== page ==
Square Enix’s Valkyrie Profile series of RPGs has been dormant for quite a while, with the last full-fledged entry being 2009’s DS game Covenant of the Plume. Now, however, a brand new entry has arrived in Valkyrie Elysium, which brings with it a shift from the franchise’s turn-based combat system to a real-time action one. Unfortunately, while that snazzy new combat system can be fun, Valkyrie Elysium is a bit too generic an action-RPG to be the jolt of new life this series deserves.
Valkyrie Elysium is developed by Soleil, the studio behind the 2020 action-RPG Samurai Jack: Battle Through Time. And like Valkyrie Elysium, that game wasn’t an epic RPG on the scale of Xenoblade Chronicles 3 or Persona 5 Royal. You know, the sort that feature grand, sweeping narratives across time and space along with substantial character development over the course of 100-plus hours. It was a more modest game, and Soleil proved they were up to the task, seemingly making them a rather fitting studio to tackle Valkyrie Elysium. But that more modest scale (along with what was clearly a lower development budget than those of many big Square Enix RPGs like Final Fantasy) hampers the game, making it feel at times like a small-scale adventure straining to convince you it’s an epic for the ages.
Valkyrie Elysium follows a young woman called—you guessed it—the Valkyrie, who goes around purifying souls throughout the land in order to save the world. She follows orders from Odin, the deity who rules over the world. The story is pretty predictable early on, with Odin’s pretentious air a dead giveaway that this arrangement won’t last much longer. You can already tell that there’s something not quite right with the Norse god as he sits on his throne looking down on Valkyrie, as if he’s scheming to stab her in the back at some point. The way the story clearly works to keep Odin’s intentions and methods of “saving” the world cloaked in shadow also clues us in, with no subtlety whatsoever, that something is amiss.
Throughout the story, Valkyrie meets four Einherjars, which are spirits that serve her. The Einherjars become inspired by her quest and join her. The interactions between Valkyrie and her new companions add a lot of personality to the game, whether it’s in the inquisitive Kristoffer asking Valkyrie if she’s warmed up to humans toward the latter half the story, or Eygon blushing as the other Einherjars poke fun at him when he mentions that the most prominent detail of the Valkyrie myth that stood out to him was that they were beautiful.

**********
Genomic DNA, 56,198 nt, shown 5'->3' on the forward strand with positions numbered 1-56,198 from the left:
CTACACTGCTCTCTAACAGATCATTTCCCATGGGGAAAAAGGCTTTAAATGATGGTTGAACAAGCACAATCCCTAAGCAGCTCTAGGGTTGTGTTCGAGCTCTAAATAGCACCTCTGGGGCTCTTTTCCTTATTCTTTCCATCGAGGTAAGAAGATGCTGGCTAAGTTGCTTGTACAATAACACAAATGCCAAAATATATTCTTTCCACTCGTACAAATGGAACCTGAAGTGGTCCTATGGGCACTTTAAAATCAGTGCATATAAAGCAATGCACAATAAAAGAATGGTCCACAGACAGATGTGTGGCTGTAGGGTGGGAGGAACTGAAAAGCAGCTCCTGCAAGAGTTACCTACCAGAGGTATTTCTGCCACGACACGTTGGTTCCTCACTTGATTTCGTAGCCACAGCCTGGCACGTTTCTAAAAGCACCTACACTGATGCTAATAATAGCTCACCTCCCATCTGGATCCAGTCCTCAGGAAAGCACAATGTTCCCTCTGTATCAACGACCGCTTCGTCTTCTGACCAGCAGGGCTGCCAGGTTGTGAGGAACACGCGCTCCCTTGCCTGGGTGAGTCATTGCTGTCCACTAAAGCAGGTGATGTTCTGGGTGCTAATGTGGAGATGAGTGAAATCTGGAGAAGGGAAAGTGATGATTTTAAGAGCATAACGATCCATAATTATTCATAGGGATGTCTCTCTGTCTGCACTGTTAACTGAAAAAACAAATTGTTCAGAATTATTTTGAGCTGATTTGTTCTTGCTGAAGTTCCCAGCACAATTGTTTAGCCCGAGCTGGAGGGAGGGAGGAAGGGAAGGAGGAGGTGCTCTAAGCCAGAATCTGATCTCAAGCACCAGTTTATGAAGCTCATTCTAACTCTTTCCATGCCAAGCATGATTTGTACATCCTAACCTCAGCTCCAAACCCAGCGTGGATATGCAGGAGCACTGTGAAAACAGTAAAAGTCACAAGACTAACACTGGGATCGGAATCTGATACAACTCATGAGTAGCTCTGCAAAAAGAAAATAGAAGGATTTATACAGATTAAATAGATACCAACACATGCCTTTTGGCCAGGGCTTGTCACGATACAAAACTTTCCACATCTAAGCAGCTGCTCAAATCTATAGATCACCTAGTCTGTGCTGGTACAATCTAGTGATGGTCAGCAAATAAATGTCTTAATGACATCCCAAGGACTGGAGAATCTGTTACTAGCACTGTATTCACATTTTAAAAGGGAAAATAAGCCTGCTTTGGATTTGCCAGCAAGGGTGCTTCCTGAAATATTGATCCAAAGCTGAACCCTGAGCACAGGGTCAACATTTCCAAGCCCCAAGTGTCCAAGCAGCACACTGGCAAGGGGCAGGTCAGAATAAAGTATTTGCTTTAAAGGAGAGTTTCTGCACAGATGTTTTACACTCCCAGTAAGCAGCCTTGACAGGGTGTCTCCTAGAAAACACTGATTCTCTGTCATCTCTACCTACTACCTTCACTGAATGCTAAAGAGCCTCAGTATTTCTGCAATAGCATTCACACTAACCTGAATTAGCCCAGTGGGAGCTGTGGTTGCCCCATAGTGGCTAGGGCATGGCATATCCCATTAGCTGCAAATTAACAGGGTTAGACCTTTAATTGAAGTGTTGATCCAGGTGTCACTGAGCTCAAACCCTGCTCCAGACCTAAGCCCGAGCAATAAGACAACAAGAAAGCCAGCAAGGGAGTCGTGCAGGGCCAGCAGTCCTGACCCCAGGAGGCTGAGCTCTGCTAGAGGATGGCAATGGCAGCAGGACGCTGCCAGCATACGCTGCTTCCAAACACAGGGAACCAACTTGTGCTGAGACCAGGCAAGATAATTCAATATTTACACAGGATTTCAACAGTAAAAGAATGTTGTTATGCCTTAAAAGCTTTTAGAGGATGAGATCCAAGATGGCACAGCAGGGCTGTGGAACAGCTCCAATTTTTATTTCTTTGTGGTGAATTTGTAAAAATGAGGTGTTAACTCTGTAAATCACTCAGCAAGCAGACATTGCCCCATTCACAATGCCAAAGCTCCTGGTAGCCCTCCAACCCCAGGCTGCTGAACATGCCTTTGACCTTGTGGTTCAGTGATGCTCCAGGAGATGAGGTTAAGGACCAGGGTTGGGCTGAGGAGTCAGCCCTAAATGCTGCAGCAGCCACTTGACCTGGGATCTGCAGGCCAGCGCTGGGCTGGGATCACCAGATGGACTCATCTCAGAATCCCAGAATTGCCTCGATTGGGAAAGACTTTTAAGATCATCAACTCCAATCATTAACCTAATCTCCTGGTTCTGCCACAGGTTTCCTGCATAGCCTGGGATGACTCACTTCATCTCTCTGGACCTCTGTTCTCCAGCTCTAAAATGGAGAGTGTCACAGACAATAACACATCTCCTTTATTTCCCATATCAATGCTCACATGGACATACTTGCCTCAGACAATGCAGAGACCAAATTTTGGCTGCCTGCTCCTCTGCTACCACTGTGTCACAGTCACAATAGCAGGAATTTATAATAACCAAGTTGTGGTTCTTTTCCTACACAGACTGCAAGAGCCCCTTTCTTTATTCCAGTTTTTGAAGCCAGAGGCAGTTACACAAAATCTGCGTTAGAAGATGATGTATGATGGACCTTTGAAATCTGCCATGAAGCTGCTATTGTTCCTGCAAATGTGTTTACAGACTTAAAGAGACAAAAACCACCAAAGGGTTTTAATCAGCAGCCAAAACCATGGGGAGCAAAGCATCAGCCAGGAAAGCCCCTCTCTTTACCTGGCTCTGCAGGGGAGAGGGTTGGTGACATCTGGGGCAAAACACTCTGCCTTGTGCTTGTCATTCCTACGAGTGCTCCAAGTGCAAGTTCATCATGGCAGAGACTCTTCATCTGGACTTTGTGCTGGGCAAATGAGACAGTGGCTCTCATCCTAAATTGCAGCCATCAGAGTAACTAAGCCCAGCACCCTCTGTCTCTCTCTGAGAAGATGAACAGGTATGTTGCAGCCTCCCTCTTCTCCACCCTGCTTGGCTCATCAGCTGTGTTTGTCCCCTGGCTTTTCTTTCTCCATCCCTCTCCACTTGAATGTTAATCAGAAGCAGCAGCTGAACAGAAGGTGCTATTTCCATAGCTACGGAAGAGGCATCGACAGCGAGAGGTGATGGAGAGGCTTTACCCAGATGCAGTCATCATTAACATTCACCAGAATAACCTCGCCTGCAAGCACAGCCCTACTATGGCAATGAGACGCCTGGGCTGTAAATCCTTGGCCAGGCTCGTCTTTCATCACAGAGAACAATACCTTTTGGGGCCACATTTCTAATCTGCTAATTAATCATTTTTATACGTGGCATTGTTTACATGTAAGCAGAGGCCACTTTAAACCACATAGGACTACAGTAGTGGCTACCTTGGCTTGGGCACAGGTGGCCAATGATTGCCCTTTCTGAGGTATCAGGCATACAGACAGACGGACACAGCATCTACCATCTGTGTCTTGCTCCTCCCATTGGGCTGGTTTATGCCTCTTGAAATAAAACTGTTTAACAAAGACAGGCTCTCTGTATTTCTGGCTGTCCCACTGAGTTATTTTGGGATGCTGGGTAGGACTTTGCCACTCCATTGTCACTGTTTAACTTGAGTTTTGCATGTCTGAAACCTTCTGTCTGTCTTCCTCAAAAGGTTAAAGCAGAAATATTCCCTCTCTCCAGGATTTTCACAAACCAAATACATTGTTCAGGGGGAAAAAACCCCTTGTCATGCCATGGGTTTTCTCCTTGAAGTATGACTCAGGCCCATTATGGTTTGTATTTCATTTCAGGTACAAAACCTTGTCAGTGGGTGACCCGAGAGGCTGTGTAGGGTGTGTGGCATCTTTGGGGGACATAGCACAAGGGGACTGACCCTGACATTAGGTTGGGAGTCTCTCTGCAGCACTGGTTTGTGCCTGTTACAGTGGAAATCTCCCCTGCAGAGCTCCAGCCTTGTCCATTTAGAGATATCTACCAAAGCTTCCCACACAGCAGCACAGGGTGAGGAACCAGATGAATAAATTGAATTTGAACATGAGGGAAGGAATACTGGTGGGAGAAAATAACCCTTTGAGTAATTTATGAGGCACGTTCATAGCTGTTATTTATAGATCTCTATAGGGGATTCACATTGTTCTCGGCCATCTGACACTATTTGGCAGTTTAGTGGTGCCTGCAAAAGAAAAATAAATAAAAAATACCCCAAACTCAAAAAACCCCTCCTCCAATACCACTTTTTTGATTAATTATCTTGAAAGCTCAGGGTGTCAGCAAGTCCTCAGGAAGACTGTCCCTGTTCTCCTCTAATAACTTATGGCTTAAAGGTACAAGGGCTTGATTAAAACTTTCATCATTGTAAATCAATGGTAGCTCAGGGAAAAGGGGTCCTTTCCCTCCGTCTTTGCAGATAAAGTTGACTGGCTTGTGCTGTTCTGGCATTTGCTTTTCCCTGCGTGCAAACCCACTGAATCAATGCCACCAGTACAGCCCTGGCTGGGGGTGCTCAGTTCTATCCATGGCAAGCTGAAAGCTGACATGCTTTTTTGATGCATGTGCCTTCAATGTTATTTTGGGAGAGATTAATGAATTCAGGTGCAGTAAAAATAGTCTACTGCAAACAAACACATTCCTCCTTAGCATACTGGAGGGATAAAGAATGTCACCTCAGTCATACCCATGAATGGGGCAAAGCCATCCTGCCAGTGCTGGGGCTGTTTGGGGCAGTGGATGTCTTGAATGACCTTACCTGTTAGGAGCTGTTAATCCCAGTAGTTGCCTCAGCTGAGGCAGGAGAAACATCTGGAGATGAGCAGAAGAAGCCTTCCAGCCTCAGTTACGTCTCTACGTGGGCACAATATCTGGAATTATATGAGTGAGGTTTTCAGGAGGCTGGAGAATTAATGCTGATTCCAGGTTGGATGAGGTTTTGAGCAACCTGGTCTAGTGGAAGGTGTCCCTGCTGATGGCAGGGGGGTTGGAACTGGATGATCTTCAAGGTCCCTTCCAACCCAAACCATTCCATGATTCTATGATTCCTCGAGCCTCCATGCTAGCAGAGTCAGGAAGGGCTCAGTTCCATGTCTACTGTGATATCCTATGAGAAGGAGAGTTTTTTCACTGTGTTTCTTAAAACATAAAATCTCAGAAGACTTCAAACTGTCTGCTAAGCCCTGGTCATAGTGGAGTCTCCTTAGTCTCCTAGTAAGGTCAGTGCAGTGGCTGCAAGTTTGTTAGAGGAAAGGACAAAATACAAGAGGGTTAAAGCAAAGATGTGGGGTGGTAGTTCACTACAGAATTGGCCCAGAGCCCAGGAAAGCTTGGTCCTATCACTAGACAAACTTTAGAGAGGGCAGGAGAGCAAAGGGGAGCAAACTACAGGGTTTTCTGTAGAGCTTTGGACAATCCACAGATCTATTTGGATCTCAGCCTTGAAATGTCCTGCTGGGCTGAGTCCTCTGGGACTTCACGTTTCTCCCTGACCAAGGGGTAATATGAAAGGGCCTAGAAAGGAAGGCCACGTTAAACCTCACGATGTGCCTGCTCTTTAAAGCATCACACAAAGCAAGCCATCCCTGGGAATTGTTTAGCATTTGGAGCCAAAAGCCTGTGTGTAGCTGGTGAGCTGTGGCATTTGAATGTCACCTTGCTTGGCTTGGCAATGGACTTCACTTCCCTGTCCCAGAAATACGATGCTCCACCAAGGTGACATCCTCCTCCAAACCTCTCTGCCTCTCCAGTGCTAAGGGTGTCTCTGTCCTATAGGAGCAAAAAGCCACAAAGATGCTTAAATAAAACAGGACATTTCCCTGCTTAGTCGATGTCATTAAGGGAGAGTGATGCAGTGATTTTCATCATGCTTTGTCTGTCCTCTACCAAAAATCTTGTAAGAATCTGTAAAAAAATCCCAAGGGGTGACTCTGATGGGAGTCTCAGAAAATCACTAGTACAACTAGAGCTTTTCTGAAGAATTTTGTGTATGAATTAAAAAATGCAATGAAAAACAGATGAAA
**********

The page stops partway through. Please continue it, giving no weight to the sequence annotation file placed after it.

The vibrant characterizations of the Einherjars are all the more welcome because Valkyrie’s own personality is dominated by one particular, somewhat drab note: her unflinching loyalty to Odin. She develops a bit more as a character when she starts to remember bits and pieces of her past, as well as when she uncovers Odin’s motivations, but it’s the Einherjars that help liven up the mood.
Thankfully, the new combat system Valkyrie Elysium brings to the series is the game’s biggest strength, doing the heavy lifting throughout the journey and picking up some of the slack left by the often-bland story and environmental design.
The star of the show is the Soul Chain, a mechanic that allows Valkyrie to latch onto enemies from afar and close the distance so she can start chaining attacks, Devil May Cry style. The Soul Chain feels incredibly satisfying, not entirely unlike the grappling hook in Halo Infinite. It has no cooldown timer, either, so you can zip around the battlefield from enemy to enemy at your whim. It feels exhilarating.